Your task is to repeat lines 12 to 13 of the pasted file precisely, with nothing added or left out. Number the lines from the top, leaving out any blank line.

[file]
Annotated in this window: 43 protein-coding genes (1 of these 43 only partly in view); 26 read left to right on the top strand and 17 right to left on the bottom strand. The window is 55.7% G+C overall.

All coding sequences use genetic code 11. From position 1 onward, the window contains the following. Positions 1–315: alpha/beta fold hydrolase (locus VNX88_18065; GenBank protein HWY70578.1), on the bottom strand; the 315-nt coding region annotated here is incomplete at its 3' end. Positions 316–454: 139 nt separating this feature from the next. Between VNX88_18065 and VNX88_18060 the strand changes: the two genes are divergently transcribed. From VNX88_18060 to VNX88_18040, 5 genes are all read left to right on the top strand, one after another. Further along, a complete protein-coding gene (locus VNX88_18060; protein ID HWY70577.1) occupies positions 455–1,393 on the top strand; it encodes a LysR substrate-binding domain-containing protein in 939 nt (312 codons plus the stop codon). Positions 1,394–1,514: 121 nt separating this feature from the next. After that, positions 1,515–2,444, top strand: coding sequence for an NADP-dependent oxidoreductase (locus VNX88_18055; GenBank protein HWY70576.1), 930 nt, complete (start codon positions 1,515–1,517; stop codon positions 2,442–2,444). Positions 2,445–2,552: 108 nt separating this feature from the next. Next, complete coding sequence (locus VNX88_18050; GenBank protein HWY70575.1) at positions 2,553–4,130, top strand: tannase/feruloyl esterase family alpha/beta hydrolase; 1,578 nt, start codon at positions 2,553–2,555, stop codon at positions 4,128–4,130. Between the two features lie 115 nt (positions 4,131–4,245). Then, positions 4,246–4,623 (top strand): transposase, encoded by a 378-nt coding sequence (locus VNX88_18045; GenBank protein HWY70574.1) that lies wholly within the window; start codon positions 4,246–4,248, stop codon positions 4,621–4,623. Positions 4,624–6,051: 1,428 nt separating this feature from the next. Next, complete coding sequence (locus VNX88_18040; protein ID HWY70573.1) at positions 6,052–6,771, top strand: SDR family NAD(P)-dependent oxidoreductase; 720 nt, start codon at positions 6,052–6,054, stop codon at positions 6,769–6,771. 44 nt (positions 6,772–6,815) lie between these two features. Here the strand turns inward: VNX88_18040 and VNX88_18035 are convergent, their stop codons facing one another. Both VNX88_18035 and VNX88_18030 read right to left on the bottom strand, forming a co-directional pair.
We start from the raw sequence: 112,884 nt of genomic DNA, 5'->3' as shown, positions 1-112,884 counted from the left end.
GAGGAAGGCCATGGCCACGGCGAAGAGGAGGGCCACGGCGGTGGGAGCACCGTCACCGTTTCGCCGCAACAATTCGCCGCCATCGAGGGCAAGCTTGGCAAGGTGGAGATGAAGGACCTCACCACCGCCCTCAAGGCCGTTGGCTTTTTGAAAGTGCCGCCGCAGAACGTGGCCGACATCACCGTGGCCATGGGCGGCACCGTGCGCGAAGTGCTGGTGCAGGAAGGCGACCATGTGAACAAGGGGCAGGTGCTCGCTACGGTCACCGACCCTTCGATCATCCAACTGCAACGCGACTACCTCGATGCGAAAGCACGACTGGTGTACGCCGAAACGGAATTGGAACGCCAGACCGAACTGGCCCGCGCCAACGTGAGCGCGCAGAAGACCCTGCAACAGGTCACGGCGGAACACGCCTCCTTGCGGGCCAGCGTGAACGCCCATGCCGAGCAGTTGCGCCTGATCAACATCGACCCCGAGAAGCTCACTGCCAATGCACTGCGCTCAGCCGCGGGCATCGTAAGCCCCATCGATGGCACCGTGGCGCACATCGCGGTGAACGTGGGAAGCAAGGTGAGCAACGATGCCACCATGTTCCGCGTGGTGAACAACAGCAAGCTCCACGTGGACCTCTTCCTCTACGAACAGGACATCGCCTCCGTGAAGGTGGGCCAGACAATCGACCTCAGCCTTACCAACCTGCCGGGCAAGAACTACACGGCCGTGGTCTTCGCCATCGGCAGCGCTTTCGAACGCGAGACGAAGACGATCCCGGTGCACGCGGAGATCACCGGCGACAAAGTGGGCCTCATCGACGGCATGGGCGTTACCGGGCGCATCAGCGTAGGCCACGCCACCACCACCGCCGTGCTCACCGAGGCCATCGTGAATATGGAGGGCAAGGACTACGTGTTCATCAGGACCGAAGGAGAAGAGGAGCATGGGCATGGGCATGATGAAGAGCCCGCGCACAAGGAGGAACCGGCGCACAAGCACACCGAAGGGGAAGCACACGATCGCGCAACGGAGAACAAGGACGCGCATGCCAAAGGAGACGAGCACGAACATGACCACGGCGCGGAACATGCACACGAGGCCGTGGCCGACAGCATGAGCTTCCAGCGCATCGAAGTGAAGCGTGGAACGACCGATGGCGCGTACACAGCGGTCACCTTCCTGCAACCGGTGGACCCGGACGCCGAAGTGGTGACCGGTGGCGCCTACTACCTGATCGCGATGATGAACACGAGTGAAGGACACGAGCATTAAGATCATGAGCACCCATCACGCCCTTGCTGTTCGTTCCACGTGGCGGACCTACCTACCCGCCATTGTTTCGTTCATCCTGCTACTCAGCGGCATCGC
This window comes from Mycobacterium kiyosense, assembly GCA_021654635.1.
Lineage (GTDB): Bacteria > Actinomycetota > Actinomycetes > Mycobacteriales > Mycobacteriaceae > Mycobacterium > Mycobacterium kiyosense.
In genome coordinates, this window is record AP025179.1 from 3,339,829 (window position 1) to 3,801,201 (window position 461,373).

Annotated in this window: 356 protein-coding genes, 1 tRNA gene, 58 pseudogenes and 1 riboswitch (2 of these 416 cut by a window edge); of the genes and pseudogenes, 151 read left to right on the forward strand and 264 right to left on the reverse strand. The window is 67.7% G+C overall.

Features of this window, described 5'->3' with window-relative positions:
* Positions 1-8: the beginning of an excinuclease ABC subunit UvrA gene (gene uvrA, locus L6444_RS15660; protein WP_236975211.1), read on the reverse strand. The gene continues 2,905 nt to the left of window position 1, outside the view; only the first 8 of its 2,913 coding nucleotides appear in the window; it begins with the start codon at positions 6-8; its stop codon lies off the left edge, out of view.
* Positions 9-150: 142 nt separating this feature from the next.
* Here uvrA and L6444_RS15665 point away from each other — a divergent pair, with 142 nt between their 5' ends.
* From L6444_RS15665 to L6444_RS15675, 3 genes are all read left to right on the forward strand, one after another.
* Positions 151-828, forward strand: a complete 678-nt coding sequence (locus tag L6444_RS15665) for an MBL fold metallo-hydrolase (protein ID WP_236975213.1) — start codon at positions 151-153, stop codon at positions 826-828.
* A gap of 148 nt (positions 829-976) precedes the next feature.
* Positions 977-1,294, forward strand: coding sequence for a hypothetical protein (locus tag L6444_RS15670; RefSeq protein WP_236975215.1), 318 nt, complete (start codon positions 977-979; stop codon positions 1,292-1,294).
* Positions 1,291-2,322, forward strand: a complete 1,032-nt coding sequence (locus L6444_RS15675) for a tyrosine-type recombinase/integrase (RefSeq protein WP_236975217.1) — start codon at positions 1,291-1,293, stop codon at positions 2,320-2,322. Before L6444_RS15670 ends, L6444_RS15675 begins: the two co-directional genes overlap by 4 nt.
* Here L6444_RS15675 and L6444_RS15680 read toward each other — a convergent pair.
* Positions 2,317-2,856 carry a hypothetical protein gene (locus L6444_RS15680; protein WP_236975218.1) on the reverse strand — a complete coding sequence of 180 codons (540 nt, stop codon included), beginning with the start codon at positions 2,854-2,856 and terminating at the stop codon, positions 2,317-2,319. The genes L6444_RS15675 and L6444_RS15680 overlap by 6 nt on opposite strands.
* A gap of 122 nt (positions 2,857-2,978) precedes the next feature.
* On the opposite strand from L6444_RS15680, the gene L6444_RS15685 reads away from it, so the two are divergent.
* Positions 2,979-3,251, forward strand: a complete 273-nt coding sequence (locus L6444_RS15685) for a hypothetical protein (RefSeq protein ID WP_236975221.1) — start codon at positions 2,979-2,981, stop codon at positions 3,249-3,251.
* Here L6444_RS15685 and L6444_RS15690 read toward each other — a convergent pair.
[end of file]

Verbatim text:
* Here uvrA and L6444_RS15665 point away from each other — a divergent pair, with 142 nt between their 5' ends.
* From L6444_RS15665 to L6444_RS15675, 3 genes are all read left to right on the forward strand, one after another.